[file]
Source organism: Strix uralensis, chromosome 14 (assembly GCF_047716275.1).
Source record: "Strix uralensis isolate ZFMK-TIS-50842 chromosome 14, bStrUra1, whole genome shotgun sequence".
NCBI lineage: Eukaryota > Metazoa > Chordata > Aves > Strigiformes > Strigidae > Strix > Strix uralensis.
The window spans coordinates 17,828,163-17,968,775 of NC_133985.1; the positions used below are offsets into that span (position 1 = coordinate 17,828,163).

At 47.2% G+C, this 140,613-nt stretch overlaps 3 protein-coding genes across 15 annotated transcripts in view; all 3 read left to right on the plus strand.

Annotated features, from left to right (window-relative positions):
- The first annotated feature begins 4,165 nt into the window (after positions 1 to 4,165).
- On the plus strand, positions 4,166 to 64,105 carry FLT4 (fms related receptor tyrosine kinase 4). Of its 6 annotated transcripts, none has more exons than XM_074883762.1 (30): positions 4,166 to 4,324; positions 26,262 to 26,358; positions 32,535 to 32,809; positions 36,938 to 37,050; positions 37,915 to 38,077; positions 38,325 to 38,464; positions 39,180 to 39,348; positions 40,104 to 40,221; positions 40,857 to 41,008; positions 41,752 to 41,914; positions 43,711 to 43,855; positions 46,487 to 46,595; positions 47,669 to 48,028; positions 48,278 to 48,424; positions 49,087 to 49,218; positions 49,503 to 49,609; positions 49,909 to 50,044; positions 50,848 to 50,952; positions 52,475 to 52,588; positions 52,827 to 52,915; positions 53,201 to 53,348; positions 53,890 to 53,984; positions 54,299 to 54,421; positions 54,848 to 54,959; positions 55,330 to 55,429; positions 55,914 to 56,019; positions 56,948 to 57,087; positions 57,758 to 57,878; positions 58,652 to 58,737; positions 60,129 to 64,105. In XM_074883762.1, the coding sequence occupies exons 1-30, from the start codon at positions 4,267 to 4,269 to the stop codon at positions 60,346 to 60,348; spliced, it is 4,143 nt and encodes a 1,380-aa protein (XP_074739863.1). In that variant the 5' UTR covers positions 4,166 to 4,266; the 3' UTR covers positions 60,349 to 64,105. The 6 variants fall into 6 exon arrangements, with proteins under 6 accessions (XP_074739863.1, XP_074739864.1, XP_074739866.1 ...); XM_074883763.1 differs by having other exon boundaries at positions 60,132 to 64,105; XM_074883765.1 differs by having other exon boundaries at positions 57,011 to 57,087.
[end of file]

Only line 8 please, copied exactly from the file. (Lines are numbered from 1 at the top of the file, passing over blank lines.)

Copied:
- On the plus strand, positions 4,166 to 64,105 carry FLT4 (fms related receptor tyrosine kinase 4). Of its 6 annotated transcripts, none has more exons than XM_074883762.1 (30): positions 4,166 to 4,324; positions 26,262 to 26,358; positions 32,535 to 32,809; positions 36,938 to 37,050; positions 37,915 to 38,077; positions 38,325 to 38,464; positions 39,180 to 39,348; positions 40,104 to 40,221; positions 40,857 to 41,008; positions 41,752 to 41,914; positions 43,711 to 43,855; positions 46,487 to 46,595; positions 47,669 to 48,028; positions 48,278 to 48,424; positions 49,087 to 49,218; positions 49,503 to 49,609; positions 49,909 to 50,044; positions 50,848 to 50,952; positions 52,475 to 52,588; positions 52,827 to 52,915; positions 53,201 to 53,348; positions 53,890 to 53,984; positions 54,299 to 54,421; positions 54,848 to 54,959; positions 55,330 to 55,429; positions 55,914 to 56,019; positions 56,948 to 57,087; positions 57,758 to 57,878; positions 58,652 to 58,737; positions 60,129 to 64,105. In XM_074883762.1, the coding sequence occupies exons 1-30, from the start codon at positions 4,267 to 4,269 to the stop codon at positions 60,346 to 60,348; spliced, it is 4,143 nt and encodes a 1,380-aa protein (XP_074739863.1). In that variant the 5' UTR covers positions 4,166 to 4,266; the 3' UTR covers positions 60,349 to 64,105. The 6 variants fall into 6 exon arrangements, with proteins under 6 accessions (XP_074739863.1, XP_074739864.1, XP_074739866.1 ...); XM_074883763.1 differs by having other exon boundaries at positions 60,132 to 64,105; XM_074883765.1 differs by having other exon boundaries at positions 57,011 to 57,087.